Why I don’t want to be in a Ngaio Marsh
I have finished my Ngaio Marsh binge. I have not read all of them – nor do I intend to – but I have read a lot, around twenty. And a couple of things stand out. One is that by the end of my marathon read, I had a pretty good idea who the culprit would be, not merely by deduction, but by my knowledge of the kind of person who would NOT have committed the crime in a Ngaio Marsh novel. In this she is quite unlike Agatha Christie. In a Christie novel, ANYONE might have done it, absolutely anyone. No-one is exempt – the love interest, the most likeable character, a child, even the narrator . . .
Another thing that occurs to me is that a Ngaio Marsh novel is not a good place to be if one is, well, shall we say, a woman of a certain age? And to be a spinster is to court disaster. No unmarried woman over about forty-five is allowed to be attractive or be interested in the opposite sex. That is considered grotesque: I am thinking here of novels like Overture to Death and Dead Water. As a widow perhaps I’d be OK. Or perhaps not. There is another type of older woman in Marsh’s novels: the woman who is losing her looks (mutton dressed as lamb) and has it in for younger, more attractive women. Mary Bellamy in False Scent is a splendid example of that.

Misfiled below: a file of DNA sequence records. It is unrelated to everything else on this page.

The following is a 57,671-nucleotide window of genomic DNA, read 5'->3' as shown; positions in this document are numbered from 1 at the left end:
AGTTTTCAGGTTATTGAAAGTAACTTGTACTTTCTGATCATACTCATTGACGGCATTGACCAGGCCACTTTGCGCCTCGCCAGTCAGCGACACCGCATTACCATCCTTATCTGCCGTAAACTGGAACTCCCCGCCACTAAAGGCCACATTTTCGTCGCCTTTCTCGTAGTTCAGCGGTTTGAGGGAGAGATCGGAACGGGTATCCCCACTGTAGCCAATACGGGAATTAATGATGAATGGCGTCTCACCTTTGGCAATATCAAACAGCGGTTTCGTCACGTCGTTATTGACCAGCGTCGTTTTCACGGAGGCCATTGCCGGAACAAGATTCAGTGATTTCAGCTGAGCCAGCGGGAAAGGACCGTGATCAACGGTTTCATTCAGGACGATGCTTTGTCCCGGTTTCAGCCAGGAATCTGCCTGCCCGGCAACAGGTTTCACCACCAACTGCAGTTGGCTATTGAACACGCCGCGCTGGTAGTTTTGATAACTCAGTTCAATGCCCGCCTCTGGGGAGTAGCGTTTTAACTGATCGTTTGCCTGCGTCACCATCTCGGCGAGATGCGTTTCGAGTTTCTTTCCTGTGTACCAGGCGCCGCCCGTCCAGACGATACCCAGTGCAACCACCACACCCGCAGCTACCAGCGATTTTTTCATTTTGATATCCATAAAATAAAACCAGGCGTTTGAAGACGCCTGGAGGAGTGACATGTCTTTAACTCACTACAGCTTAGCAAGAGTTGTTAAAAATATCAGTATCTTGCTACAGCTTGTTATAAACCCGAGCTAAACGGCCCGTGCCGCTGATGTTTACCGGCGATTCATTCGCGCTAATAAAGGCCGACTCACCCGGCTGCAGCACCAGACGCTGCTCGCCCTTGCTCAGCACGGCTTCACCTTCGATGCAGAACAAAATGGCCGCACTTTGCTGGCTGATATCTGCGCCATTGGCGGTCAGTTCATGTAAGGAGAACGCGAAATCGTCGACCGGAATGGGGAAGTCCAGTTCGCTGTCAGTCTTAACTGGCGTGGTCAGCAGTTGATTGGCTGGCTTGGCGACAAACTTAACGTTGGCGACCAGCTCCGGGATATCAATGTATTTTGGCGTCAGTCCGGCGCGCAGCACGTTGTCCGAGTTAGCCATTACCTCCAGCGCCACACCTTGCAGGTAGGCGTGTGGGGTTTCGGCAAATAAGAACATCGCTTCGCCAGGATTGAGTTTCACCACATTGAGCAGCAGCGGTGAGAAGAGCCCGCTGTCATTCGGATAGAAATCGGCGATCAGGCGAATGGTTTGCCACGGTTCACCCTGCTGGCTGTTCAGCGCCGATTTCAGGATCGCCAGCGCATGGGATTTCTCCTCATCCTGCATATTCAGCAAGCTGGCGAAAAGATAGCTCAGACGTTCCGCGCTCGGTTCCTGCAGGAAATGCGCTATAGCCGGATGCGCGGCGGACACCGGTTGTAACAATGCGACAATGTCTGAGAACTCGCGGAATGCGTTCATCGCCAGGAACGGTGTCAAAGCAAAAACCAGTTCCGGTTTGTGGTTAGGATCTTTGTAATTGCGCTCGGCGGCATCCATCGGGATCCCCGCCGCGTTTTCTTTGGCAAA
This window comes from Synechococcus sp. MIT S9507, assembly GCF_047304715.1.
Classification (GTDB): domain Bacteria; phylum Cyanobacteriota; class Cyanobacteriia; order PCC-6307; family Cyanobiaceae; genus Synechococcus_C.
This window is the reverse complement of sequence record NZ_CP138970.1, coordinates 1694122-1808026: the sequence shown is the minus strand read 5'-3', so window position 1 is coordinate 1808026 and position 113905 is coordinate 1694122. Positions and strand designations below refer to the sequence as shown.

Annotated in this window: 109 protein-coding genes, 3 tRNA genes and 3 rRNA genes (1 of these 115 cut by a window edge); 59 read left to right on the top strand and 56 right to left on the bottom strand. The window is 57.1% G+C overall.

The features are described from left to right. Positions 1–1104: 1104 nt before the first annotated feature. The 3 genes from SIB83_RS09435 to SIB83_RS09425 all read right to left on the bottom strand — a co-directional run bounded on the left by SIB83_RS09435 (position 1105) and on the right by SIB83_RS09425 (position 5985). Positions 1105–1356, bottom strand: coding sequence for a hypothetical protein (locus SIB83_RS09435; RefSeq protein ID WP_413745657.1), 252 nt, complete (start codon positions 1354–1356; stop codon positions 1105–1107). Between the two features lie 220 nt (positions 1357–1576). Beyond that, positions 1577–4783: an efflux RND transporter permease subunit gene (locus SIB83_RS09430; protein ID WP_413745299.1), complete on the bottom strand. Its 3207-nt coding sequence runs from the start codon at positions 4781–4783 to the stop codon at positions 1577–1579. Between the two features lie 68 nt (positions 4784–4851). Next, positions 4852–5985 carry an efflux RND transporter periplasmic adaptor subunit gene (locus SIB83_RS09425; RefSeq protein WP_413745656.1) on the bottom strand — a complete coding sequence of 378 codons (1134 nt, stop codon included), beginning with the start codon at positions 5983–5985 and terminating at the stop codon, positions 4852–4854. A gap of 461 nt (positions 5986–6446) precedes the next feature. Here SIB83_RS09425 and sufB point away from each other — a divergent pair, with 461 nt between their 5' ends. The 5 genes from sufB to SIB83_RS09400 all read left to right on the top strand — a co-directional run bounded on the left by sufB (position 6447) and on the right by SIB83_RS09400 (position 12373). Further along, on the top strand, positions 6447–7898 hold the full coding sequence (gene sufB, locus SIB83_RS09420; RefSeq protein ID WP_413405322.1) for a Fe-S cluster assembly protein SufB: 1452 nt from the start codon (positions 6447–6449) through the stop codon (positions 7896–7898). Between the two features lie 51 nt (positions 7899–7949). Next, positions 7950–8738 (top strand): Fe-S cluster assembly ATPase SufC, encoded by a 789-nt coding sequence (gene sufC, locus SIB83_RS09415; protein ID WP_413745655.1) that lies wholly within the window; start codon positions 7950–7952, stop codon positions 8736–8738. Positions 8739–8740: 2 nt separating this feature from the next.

Agatha Christie was certainly capable of poking fun at people, but she didn’t regard older women as beyond the pale. There is Miss Marple, for a start . . . and Christie was sympathetic, I feel, to the situation of the older single woman. To name the novel I have in mind would be a spoiler, but if I simply say ‘teashop’, those who have read it will know what I mean.
No, if I had to choose, I’d rather be in a novel by Agatha Christie. Even bearing in mind that I might turn out to be the murderer. But better than that, on reflection, would be a Dorothy L. Sayers novel. I am thinking of the academic women in Gaudy Night and the splendid Miss Climpson. Yes, if I had to be in a Golden Age Crime novel, that would be a much better bet.